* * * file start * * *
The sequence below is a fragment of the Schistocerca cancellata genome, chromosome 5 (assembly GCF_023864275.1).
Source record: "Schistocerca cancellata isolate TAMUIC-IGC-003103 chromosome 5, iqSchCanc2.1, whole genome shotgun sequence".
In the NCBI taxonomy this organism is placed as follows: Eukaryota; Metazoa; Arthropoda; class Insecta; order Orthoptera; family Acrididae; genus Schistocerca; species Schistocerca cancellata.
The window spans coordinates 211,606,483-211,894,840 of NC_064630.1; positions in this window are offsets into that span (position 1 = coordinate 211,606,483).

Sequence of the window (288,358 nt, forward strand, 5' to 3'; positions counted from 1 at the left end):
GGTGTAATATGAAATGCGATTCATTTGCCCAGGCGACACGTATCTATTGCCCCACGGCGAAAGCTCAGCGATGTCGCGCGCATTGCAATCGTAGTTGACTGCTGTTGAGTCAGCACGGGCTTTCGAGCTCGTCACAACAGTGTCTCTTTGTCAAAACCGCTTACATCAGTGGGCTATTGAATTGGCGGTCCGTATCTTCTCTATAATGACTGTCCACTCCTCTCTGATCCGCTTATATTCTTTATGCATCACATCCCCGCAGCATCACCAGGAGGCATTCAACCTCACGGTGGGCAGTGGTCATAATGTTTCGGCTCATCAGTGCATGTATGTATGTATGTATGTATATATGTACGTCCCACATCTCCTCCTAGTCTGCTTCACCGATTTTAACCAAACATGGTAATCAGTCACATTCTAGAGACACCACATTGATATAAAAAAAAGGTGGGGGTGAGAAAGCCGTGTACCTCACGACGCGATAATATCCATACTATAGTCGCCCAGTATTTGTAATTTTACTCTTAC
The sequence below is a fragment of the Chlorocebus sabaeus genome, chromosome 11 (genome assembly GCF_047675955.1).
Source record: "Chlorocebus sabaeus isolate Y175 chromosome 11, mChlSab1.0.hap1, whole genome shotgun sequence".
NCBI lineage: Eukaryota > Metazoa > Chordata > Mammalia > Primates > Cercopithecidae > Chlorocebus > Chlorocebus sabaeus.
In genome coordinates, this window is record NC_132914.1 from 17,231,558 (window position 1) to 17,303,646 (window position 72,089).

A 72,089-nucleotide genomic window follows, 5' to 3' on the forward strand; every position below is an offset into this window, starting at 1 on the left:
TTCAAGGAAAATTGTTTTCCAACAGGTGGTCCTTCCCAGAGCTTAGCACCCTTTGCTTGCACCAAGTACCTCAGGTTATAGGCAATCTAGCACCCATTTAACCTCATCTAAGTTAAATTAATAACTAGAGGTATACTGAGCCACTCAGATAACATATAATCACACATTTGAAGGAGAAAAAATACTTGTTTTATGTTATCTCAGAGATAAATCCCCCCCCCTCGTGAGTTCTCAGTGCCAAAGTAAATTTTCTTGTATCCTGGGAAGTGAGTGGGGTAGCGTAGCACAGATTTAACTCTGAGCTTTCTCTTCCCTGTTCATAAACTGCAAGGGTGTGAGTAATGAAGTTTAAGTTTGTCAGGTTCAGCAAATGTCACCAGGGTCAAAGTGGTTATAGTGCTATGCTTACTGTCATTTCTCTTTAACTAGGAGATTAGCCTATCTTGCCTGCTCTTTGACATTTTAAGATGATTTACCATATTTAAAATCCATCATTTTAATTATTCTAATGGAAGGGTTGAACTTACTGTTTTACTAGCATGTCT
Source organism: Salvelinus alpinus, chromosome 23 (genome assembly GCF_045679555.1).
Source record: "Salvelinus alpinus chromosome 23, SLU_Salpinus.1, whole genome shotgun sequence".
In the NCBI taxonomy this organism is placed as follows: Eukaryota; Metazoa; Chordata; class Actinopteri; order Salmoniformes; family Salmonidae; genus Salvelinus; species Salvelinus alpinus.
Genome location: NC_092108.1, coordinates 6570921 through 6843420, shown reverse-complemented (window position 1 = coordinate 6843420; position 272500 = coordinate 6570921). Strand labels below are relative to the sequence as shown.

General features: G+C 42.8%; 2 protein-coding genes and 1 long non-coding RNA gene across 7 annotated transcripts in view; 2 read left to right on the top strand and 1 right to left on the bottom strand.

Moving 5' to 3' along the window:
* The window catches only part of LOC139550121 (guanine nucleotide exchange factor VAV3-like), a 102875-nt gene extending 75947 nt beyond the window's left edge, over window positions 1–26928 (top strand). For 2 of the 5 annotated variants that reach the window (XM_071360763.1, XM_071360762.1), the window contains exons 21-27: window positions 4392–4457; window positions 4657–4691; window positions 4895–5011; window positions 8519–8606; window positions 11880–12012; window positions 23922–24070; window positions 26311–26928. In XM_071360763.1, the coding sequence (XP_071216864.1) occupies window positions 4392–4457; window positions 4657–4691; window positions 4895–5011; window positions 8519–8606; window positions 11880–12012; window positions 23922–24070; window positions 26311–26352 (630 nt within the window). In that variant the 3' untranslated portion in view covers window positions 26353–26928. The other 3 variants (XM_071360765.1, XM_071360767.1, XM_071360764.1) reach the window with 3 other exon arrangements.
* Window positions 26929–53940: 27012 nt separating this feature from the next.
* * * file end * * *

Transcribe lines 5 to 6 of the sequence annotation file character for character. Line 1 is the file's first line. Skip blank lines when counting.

Sequence of the window (288,358 nt, forward strand, 5' to 3'; positions counted from 1 at the left end):
GGTGTAATATGAAATGCGATTCATTTGCCCAGGCGACACGTATCTATTGCCCCACGGCGAAAGCTCAGCGATGTCGCGCGCATTGCAATCGTAGTTGACTGCTGTTGAGTCAGCACGGGCTTTCGAGCTCGTCACAACAGTGTCTCTTTGTCAAAACCGCTTACATCAGTGGGCTATTGAATTGGCGGTCCGTATCTTCTCTATAATGACTGTCCACTCCTCTCTGATCCGCTTATATTCTTTATGCATCACATCCCCGCAGCATCACCAGGAGGCATTCAACCTCACGGTGGGCAGTGGTCATAATGTTTCGGCTCATCAGTGCATGTATGTATGTATGTATGTATATATGTACGTCCCACATCTCCTCCTAGTCTGCTTCACCGATTTTAACCAAACATGGTAATCAGTCACATTCTAGAGACACCACATTGATATAAAAAAAAGGTGGGGGTGAGAAAGCCGTGTACCTCACGACGCGATAATATCCATACTATAGTCGCCCAGTATTTGTAATTTTACTCTTAC